Necrosis is the death of most or all of the cells in an organ or tissue due to disease, injury, or failure of the blood supply.

Necrotic changes:


  • It is the process of nuclear fading.
  • Chromatin dissolution due to action of DNAases and RNAases.


  • It is the process of nuclear shrinkage
  • DNA condenses into shrunken basophilic mass


  • It is the process of cell fragmentation
  • Pyknotic nuclei membrane ruptures and nucleus undergo fragmentation
Three significant necrotic changes

Types of necrosis

Liquefactive necrosis

  • Occurs when a lytic (dissolving) enzyme liquefies necrotic cells
  • It is generally associated with abscess formation.
  • Typically, liquefication necrosis occurs in brain infarcts and pancreatic necrosis.
  • Liquefaction by leukocytic enzymes is called suppuration and the resultant fluid is called pus.
  • Liquefaction or colliquative necrosis occurs commonly due to ischemic injury and bacterial or fungal infections.
  • It occurs due to degradation of tissue by the action of powerful hydrolytic enzymes.
  • The common examples are infarct brain and abscess cavity

Caseous necrosis

  • The necrotic cells disintegrate but the cellular pieces remain undigested for months or years.
  • This type of necrotic tissue gets its name from its crumbly, cheese-   like (caseous) appearance.
  • It commonly occurs in lung tuberculosis.
  • Accumulation of amorphous (no structure) debris within an area of necrosis.
  • Tissue architecture is abolished, and viable cells are no longer recognizable.
  • Characteristically associated with the granulomatous inflammation of tuberculosis. Also seen in some fungal infection.

Fat necrosis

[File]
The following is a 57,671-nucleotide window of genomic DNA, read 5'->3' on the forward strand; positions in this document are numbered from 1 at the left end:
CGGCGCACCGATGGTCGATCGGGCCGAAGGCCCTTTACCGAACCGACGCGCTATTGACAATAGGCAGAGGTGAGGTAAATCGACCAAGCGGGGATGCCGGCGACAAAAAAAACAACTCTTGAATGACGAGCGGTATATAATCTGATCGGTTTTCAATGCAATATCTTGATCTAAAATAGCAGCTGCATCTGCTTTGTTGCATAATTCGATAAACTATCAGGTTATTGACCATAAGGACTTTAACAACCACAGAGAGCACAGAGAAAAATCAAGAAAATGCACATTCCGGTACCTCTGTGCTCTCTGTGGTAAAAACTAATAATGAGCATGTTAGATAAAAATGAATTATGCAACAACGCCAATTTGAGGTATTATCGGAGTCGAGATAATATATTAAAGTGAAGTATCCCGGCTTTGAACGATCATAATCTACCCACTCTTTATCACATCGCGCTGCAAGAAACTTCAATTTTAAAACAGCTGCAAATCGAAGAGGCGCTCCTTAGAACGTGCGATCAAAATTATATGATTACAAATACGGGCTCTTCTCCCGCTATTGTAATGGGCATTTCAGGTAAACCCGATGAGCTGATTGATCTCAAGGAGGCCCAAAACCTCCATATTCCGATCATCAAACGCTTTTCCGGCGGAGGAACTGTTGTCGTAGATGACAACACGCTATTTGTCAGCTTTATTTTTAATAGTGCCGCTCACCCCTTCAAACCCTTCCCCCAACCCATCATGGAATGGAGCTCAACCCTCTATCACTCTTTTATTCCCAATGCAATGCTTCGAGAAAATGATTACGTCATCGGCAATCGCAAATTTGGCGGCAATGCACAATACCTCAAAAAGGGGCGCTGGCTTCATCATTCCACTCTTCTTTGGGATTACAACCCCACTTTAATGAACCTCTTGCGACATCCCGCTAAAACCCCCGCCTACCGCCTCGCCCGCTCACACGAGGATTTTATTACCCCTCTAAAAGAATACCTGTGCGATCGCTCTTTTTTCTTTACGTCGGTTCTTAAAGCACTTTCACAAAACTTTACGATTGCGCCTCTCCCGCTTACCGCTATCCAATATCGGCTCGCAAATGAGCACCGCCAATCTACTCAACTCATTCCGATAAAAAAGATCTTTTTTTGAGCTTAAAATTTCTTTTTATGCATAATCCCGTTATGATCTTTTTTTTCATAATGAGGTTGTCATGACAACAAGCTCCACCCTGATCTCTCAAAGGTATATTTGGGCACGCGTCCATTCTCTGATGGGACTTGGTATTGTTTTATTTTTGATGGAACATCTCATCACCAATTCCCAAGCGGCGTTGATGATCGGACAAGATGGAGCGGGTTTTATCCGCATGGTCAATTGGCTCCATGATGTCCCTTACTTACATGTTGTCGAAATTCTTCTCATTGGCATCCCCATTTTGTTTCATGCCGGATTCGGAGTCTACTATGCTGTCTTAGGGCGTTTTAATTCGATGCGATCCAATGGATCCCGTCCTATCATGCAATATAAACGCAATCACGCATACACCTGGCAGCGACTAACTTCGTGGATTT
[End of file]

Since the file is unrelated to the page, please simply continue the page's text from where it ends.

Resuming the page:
• In fat necrosis enzymes called lipases break down intracellular triglycerides into free fatty acids.
  • These free fatty acids combine with sodium, magnesium, or calcium ions to form soaps.
  • The tissue becomes opaque and chalky white.
  • It is characteristic of tissues adjacent to pancreatic necrosis.
  • Grossly, fat necrosis appears as yellowish-white and firm deposits
  • Microscopically, the necrosed fat cells have cloudy appearance and are surrounded by an inflammatory reaction.

Coagulative necrosis

  • It is the most common form of necrosis in cells without large number of lysosomes.
  • Commonly occur when the blood supply to any organ (except the brain is interrupted
  • It typically affects the kidney, heart and adrenal glands.
  • Lytic (lysosomal) enzyme activity in the cells is inhibited, so that the necrotic cells maintain their shape, at least temporarily.
  • Grossly, foci of coagulative necrosis in the early stage are pale, firm, and slightly swollen.
  • Microscopically, the hall mark of coagulative necrosis is the conversion of normal cells into their ‘tombstones’.
  • The outlines of the cells are retained so that the cell types can still be recognized but their cytoplasmic and nuclear details are lost.
Coagulative necrosis of the kidney

Fibrinoid necrosis

  • It is due to deposition of fibrin like material.
  • It is seen in immunologic cell injury, hypertension, peptic ulcer.
  • Microscopically, fibrinoid necrosis is identifies by brightly eosinophilic, hyaline like deposition in the vessel wall


It is a form of coagulative necrosis, typically results from lack of blood flow and is complicated by an overgrowth and invasion of bacteria. It commonly occurs in the lower legs as a result of arteriosclerosis or in the gastrointestinal tract.

Gangrene can occur in three forms,

  • Dry gangrene
  • Moist or wet gangrene
  • Gas gangrene

Dry gangrene

  • Occurs when bacterial invasion is minimal.
  • It is marked by dry, wrinkled, dark brown or blackened tissue on an extremity.
Dry gangrene of the foot

Wet gangrene

  • Develops with liquefactive necrosis that includes extensive lytic activity from bacteria and white blood cells to produce a liquid center in area of tissue.
  • It occurs in the internal organs as well as the extremities.

Gas gangrene

  • It develops when anaerobic bacteria of the genus clostridium infect tissue.
  • Its more likely to occur with severe trauma and may be fatal.
  • The bacteria release toxins that kill nearby cells and the gas gangrene rapidly spreads.
  • Release of gas bubbles from affected muscle cells indicates that gas gangrene is present.